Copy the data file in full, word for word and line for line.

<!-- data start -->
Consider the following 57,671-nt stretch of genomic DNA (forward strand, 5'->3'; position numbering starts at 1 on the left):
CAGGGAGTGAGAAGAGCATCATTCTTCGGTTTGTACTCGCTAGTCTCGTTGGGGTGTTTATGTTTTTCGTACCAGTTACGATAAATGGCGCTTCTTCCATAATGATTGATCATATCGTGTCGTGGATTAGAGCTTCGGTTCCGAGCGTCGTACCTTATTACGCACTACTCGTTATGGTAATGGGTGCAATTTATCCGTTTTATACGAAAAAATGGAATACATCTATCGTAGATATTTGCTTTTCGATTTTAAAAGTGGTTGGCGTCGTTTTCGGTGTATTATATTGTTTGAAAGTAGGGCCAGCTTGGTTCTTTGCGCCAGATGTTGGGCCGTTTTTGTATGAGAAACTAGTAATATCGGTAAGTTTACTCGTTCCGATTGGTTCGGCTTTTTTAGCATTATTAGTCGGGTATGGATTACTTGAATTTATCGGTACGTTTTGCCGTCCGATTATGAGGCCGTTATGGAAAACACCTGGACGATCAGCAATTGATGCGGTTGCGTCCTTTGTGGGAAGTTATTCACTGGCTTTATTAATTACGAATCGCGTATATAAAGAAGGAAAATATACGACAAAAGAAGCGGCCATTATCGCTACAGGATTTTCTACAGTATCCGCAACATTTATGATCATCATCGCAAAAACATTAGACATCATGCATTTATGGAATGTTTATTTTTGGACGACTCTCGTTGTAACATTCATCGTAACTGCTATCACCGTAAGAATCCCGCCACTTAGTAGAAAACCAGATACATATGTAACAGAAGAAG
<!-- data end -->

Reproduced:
Consider the following 57,671-nt stretch of genomic DNA (forward strand, 5'->3'; position numbering starts at 1 on the left):
CAGGGAGTGAGAAGAGCATCATTCTTCGGTTTGTACTCGCTAGTCTCGTTGGGGTGTTTATGTTTTTCGTACCAGTTACGATAAATGGCGCTTCTTCCATAATGATTGATCATATCGTGTCGTGGATTAGAGCTTCGGTTCCGAGCGTCGTACCTTATTACGCACTACTCGTTATGGTAATGGGTGCAATTTATCCGTTTTATACGAAAAAATGGAATACATCTATCGTAGATATTTGCTTTTCGATTTTAAAAGTGGTTGGCGTCGTTTTCGGTGTATTATATTGTTTGAAAGTAGGGCCAGCTTGGTTCTTTGCGCCAGATGTTGGGCCGTTTTTGTATGAGAAACTAGTAATATCGGTAAGTTTACTCGTTCCGATTGGTTCGGCTTTTTTAGCATTATTAGTCGGGTATGGATTACTTGAATTTATCGGTACGTTTTGCCGTCCGATTATGAGGCCGTTATGGAAAACACCTGGACGATCAGCAATTGATGCGGTTGCGTCCTTTGTGGGAAGTTATTCACTGGCTTTATTAATTACGAATCGCGTATATAAAGAAGGAAAATATACGACAAAAGAAGCGGCCATTATCGCTACAGGATTTTCTACAGTATCCGCAACATTTATGATCATCATCGCAAAAACATTAGACATCATGCATTTATGGAATGTTTATTTTTGGACGACTCTCGTTGTAACATTCATCGTAACTGCTATCACCGTAAGAATCCCGCCACTTAGTAGAAAACCAGATACATATGTAACAGAAGAAG